Greece and the Former Yugoslav Republic of Macedonia reached a historic agreement to put an end to the long-standing dispute on the latter country’s name.
On Tuesday, the two countries’ respective Prime Ministers, Alexis Tsipras and Zoran Zaev finalised the deal in a telephone conversation which came after months of negotiations.
Shortly after, Alexis Tsipras gave a televised addressed to the Greek people, explaining that FYROM agreed to change its constitutional name ‘erga omnes’, to ‘Republic of North Macedonia’ (Severna Makedonija), erga omnes – i.e. the name will be used both internationally and bilaterally, something that has been a long-standing demand of Greece, and has been opposed so far by FYROM.
In effect, this means that all 140 countries that have recognised the country as ‘Macedonia’ (among them China, Russia and the US) will have to recognise the new name, Mr Tsipras said, claiming that this deal is a “diplomatic victory” and a “historic opportunity” for Greece.
Greece and FYROM had agreed on a composite name that would include the term Macedonia with a geographic determination, in an interim deal that has been in effect for more than two decades. The current agreement is in line with this, as well as with the diplomatic position that all Greek governments have held on the issue during all these years.
In particular, the deal sees that FYROM will concede to a series of Greece’s demands, most importantly to proceed to constitutional amendments, clearing out any irredentist claims and more particularly any reference to ‘Macedonian Minorities’ that fall under the country’s protection.
Greece’s concessions include a recognition of ‘Macedonian language’, as it has been officially recorded by the United Nations in 1977, with the clarification that this it belongs in the family of ‘south-slavic’ languages.
The citizens of the country will be officially acknowledged as ‘Macedonian- Citizens of North Macedonia’ in their passports and all official documents. This comes as a recogition of Macedonian nationality, but not of a Macedonian ethnicity, with Greece acknowledging that citizens of North Macedonia have the right of self-determination.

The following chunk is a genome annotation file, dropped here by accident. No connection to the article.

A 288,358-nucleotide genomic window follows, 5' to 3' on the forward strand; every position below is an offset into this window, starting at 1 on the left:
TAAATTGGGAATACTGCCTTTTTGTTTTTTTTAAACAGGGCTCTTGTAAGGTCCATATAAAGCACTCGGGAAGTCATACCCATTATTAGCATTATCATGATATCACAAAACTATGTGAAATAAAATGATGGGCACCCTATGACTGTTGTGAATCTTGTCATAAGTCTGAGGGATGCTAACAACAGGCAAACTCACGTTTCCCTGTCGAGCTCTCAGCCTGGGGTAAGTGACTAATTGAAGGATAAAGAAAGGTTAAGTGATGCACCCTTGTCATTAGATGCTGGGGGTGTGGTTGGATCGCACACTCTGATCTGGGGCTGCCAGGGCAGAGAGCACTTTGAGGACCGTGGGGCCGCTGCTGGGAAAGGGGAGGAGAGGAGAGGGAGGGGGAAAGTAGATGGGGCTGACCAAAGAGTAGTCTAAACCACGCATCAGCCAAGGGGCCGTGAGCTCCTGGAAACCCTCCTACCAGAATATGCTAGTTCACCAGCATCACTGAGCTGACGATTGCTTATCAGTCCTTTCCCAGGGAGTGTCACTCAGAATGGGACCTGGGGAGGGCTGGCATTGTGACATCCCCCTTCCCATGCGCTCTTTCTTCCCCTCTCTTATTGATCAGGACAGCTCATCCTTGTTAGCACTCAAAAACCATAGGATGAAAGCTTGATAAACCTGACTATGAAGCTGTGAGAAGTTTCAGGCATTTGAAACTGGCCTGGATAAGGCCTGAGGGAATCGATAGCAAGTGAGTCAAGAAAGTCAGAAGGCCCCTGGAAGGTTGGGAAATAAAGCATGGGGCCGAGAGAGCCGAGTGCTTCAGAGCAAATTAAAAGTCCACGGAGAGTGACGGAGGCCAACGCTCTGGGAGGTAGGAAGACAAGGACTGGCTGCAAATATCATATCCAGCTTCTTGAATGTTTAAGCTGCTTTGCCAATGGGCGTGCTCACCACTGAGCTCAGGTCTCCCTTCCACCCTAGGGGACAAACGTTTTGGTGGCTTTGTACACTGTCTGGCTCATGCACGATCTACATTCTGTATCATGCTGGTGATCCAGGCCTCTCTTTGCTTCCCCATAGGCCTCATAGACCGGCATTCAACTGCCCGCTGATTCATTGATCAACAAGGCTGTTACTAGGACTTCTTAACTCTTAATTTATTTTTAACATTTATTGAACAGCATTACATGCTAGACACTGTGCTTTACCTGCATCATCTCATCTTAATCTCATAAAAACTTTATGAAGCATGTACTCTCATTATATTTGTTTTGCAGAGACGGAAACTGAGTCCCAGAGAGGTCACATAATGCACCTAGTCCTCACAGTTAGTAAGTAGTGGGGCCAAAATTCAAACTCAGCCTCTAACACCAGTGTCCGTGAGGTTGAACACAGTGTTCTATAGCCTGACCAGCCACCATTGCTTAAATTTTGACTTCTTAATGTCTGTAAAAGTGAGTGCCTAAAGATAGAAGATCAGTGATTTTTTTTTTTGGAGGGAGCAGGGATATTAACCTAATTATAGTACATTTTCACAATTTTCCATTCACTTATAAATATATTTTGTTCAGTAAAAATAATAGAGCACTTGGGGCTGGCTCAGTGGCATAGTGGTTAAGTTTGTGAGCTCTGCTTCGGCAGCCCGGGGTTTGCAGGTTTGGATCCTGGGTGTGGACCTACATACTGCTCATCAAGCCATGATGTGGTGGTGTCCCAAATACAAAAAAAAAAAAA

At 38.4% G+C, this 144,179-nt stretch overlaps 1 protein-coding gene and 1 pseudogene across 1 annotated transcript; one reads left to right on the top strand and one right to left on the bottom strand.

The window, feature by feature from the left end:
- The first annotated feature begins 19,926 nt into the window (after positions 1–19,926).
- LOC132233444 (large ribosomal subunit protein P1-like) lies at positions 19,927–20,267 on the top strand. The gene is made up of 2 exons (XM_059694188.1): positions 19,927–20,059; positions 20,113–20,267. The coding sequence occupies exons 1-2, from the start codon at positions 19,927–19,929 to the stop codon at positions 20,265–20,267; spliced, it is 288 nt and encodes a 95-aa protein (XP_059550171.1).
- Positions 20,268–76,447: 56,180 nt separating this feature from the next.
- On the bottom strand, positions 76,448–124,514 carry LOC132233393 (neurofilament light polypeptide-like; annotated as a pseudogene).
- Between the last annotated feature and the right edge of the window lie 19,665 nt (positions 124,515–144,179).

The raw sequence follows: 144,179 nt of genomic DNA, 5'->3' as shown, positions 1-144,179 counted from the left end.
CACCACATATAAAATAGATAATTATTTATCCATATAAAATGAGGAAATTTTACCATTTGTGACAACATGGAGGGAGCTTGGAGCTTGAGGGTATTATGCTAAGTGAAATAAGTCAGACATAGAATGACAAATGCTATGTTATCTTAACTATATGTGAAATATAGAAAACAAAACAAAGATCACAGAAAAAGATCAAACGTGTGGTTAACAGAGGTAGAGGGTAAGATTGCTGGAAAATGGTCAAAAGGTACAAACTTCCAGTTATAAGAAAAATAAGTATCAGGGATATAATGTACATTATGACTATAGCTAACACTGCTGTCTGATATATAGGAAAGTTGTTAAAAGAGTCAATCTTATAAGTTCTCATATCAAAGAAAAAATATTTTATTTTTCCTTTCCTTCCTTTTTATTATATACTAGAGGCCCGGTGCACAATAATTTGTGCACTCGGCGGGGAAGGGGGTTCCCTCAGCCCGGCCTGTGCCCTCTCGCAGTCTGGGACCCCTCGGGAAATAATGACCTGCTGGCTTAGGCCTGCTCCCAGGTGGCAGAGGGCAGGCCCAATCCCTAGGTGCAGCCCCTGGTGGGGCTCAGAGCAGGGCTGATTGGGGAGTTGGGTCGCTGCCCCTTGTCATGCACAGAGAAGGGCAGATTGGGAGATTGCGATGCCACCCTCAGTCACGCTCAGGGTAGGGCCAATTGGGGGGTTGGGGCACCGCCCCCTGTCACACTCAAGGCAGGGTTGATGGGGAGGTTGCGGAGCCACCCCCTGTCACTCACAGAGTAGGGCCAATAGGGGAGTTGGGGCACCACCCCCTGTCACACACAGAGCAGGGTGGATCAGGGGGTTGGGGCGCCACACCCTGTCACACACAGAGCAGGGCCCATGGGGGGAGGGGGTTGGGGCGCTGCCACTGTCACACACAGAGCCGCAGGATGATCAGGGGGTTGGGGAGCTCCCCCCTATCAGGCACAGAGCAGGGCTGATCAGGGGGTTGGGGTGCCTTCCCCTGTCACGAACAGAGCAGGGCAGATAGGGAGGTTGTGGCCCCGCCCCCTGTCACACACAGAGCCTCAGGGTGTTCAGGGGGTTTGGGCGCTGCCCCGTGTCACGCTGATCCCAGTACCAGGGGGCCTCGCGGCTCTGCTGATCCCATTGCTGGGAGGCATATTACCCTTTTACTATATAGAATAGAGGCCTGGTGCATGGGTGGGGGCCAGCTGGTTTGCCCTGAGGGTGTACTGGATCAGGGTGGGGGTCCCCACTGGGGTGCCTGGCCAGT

This recognition of a ‘Macedonian’ nation also comes with the clarification that it is a new nation, that has no claim on the history of ancient Macedonia. The Greek government argues that this deal allows Greece to “reclaim the history of Ancient Macedonia”, which has been continuously been expropriated by FYROM in the past, officially clarifying for the first time and without any doubt that the ancient kingdom of Macedonia is part of the Hellenic history and cultural heritage. This is stated in articles of the deal that specify that the terms “Macedonia” and “Macedonian” refer to different meanings for the respectful countries, in terms of history and cultural heritage.
During their telephone conversation the two PMs set a clear timeframe for the implementation and ratification of the deal. The first step is for the agreement to be signed by the two countries’ Foreign Ministers, then it needs to be ratified by the FYROM Parliament. Greece will then send letters to the European Union and to NATO withdrawing its objections to accession talks for both organisations. Both invitations have as a prerequisite the full acceptance of the terms of the deal by Greece’s neighbour.
The text is expected to be signed on Saturday on the shores of Lake Prespa, which spans the countries’ borders, but despite optimism by both Zoran Zaev and Alexis Tsipras, the process of its actual ratification is bound to be difficult. The first goal is to get the FYROM parliament to back the agreement before EU leaders meet for a summit on 28 June, but the actual constitutional changes will demand a referendum to be held, in which FYROM citizens will be asked to agree to the country’s new constitutional name. According to some analysts, debate around the referendum question will be focused on the country becoming a member of the EU and NATO.
What might be even trickier would be for the Hellenic Parliament to ratify the agreement. Leader of the opposition, Kyriakos Mitsotakis called for PM Tsipras to not sign this agreement, claiming that any agreement that recognises a “Macedonian” nation and a “Macedonian” language is a bad deal. “We will not divide Greeks to unite Skopjans,” said the leader of Nea Dimokratia.
It remains unclear at this stage whether the SYRIZA government will seek support in other parties, or whether it can guarantee the vote of the majority of MPs, on this issue. Panos Kammenos, Greece’s Minister of Defence and leader of the minor coalition partner, the far-right Independent Greeks party, has insisted on not condoning any deal that would allow for the term ‘Macedonia’ to be used by the neighbouring country, but few believe that he would jeopardise the government.